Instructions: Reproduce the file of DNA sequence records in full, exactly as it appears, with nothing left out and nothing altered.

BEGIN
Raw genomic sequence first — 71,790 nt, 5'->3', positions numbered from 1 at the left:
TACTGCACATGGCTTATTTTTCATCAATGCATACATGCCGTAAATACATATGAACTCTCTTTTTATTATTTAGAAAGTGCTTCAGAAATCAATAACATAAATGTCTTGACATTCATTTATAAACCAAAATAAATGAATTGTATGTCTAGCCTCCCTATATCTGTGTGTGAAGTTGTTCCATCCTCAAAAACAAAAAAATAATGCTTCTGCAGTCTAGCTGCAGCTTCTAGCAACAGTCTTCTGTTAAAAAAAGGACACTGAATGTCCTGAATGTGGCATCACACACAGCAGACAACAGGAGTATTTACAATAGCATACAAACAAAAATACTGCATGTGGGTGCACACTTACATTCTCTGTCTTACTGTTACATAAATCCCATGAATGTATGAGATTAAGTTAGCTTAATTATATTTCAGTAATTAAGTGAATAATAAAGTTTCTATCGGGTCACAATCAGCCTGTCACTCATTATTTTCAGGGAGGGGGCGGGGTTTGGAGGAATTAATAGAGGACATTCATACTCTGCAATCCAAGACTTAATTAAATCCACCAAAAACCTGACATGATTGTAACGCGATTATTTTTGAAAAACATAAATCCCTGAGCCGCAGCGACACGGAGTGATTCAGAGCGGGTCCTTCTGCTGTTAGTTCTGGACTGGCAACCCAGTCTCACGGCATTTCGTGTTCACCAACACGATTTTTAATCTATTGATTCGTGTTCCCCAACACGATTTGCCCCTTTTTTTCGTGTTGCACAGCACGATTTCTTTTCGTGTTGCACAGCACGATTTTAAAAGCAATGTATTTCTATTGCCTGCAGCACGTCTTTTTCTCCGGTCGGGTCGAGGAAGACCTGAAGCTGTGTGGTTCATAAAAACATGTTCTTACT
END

Raw genomic sequence first — 71,790 nt, 5'->3', positions numbered from 1 at the left:
TACTGCACATGGCTTATTTTTCATCAATGCATACATGCCGTAAATACATATGAACTCTCTTTTTATTATTTAGAAAGTGCTTCAGAAATCAATAACATAAATGTCTTGACATTCATTTATAAACCAAAATAAATGAATTGTATGTCTAGCCTCCCTATATCTGTGTGTGAAGTTGTTCCATCCTCAAAAACAAAAAAATAATGCTTCTGCAGTCTAGCTGCAGCTTCTAGCAACAGTCTTCTGTTAAAAAAAGGACACTGAATGTCCTGAATGTGGCATCACACACAGCAGACAACAGGAGTATTTACAATAGCATACAAACAAAAATACTGCATGTGGGTGCACACTTACATTCTCTGTCTTACTGTTACATAAATCCCATGAATGTATGAGATTAAGTTAGCTTAATTATATTTCAGTAATTAAGTGAATAATAAAGTTTCTATCGGGTCACAATCAGCCTGTCACTCATTATTTTCAGGGAGGGGGCGGGGTTTGGAGGAATTAATAGAGGACATTCATACTCTGCAATCCAAGACTTAATTAAATCCACCAAAAACCTGACATGATTGTAACGCGATTATTTTTGAAAAACATAAATCCCTGAGCCGCAGCGACACGGAGTGATTCAGAGCGGGTCCTTCTGCTGTTAGTTCTGGACTGGCAACCCAGTCTCACGGCATTTCGTGTTCACCAACACGATTTTTAATCTATTGATTCGTGTTCCCCAACACGATTTGCCCCTTTTTTTCGTGTTGCACAGCACGATTTCTTTTCGTGTTGCACAGCACGATTTTAAAAGCAATGTATTTCTATTGCCTGCAGCACGTCTTTTTCTCCGGTCGGGTCGAGGAAGACCTGAAGCTGTGTGGTTCATAAAAACATGTTCTTACT